Let me make something perfectly clear… again. Almost all life insurance is purchased to protect your family against an untimely death. If you knew when and how your death was going to happen it might render a lot of life insurance unnecessary, or perhaps more urgent. So, everyone who knows that information can probably skip the rest of my tyrade.
I had, or almost had, a client. He had a policy in hand. He was dragging his feet about putting that policy in force even though we had spent two months going over different scenarios and determining what he wanted to do. It took another two months to get a policy approved exactly like he wanted it. He swore he needed a permanent policy so that his wife would always have something to carry on with. It was only $50,000, but it was affordable, a universal life policy with a lifetime guarantee, and he felt like it really met a need.
Sometime in the fifth month, with his policy approved and in hand, he spoke with a “financial advisor” that suggested to him that, given the real estate market in their area, he would do far better for his wife if he put the $900 a year into his house rather than into life insurance.
Do you ever run into one of those things where there are so many things wrong, you just don’t even know how to start explaining it? Well, this one had me chasing that rabbit.
I’ve been remodeling my house since we moved into it 10 years ago. I can’t remember any year that I put anything as small as $900 into my remodeling account. But, let’s say in year one Mr Almost Client put $900 into new window blinds. And then he dies. His house will be worth about the same. And his wife won’t have any life insurance proceeds to bury his financially advised body.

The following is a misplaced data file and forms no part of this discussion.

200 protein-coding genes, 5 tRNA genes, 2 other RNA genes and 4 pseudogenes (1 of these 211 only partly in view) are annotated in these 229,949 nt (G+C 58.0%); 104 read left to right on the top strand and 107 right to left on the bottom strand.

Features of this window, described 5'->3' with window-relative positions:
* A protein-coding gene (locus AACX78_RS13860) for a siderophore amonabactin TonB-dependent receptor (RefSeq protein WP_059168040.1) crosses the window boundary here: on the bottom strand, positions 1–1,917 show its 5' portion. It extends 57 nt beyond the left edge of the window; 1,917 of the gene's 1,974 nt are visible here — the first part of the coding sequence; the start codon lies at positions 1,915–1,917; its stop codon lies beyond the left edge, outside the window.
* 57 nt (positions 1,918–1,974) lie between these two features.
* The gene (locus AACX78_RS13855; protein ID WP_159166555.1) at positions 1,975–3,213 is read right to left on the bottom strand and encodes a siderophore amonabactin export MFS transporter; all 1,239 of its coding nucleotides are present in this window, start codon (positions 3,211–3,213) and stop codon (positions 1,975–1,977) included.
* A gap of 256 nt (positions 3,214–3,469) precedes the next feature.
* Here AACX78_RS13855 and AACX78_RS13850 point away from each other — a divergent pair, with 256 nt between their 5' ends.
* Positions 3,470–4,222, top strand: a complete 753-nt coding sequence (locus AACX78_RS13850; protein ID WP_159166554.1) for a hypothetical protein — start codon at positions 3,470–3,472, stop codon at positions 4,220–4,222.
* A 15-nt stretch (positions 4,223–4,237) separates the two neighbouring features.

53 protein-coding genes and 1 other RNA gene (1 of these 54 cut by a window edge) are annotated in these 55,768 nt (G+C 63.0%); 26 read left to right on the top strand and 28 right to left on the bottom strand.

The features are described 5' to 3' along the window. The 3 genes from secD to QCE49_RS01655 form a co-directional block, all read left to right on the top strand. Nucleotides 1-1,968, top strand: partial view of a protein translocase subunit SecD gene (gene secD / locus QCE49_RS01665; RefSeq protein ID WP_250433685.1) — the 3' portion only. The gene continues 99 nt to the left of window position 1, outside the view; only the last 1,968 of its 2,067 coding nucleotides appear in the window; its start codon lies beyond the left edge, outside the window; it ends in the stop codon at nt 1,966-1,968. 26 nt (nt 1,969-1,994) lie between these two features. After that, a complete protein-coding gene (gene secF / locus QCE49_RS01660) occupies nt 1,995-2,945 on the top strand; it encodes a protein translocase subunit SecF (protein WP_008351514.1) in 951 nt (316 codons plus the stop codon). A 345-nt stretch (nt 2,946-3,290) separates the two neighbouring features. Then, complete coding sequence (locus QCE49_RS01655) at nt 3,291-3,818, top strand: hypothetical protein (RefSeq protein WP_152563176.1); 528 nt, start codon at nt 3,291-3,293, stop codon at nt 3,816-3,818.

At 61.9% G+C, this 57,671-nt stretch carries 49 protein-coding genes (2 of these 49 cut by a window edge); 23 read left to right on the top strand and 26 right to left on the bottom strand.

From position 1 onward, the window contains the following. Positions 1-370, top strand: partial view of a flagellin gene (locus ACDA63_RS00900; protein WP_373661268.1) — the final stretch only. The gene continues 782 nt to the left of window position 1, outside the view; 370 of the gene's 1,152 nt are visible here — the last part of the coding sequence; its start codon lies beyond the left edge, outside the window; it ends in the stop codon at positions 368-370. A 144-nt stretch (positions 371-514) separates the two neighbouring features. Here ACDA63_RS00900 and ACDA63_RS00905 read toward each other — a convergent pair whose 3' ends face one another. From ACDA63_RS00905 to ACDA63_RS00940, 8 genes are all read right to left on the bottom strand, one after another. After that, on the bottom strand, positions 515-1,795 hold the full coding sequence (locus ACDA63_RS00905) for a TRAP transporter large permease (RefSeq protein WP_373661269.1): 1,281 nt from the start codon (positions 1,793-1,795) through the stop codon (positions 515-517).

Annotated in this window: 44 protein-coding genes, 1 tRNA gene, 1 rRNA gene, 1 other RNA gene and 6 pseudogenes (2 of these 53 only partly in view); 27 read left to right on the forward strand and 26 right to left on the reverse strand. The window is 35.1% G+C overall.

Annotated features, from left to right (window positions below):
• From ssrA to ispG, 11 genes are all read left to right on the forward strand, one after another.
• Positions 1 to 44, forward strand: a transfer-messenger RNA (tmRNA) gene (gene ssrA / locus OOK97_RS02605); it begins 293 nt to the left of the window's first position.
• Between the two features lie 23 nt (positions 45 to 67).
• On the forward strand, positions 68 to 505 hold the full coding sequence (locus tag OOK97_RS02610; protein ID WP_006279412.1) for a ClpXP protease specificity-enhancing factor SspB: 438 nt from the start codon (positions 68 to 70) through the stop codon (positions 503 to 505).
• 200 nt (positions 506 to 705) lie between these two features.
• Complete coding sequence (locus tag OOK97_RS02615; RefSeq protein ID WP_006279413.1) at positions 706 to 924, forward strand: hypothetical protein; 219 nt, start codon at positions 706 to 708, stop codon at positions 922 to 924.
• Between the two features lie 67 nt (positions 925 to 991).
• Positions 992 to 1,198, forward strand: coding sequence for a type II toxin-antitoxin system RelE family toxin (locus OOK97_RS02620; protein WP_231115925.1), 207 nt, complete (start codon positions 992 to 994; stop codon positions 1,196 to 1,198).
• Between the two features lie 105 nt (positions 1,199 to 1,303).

OK. Let’s be optimistic and say he lives a long time. He religiously puts $900 a year into his house. It’s not enough money to have any real impact on the value of his house, so while the house may in fact go up in value, it isn’t because of the $900. The truth is, and anyone who has owned a house for any amount of time knows this, if you put $900 into your house this year, it is something that will wear out or go out of style within 10 years. That means you will need to start putting double that amount after year ten, triple year twenty, etc………. just to break even.
I’m not saying you shouldn’t do things to your house and I’m not saying there isn’t value to keeping your house up to date. What I am saying is that for a financial advisor to suggest that a person should do that, rather than provide a tax free life insurance benefit to their family is, and I’m really being kind with this……stupid!
I’ll bet this same advisor suggests using life insurance premium money to buy cars, and better yet, lotto tickets.
Bottom line. If you have a responsibility, and yes I will go on record as stating that being married means you have a responsibility, then you should have life insurance. Can you do better by putting money you would have spent on life insurance into your house? I’m not seeing it. The answer is no. Get the life insurance and then figure out what corners to cut to put money into your house, or investment, or cars, or lotto tickets. And if you run into this “financial advisor”, send their name to me so I can register it on www.youjustcantfixstupid.com.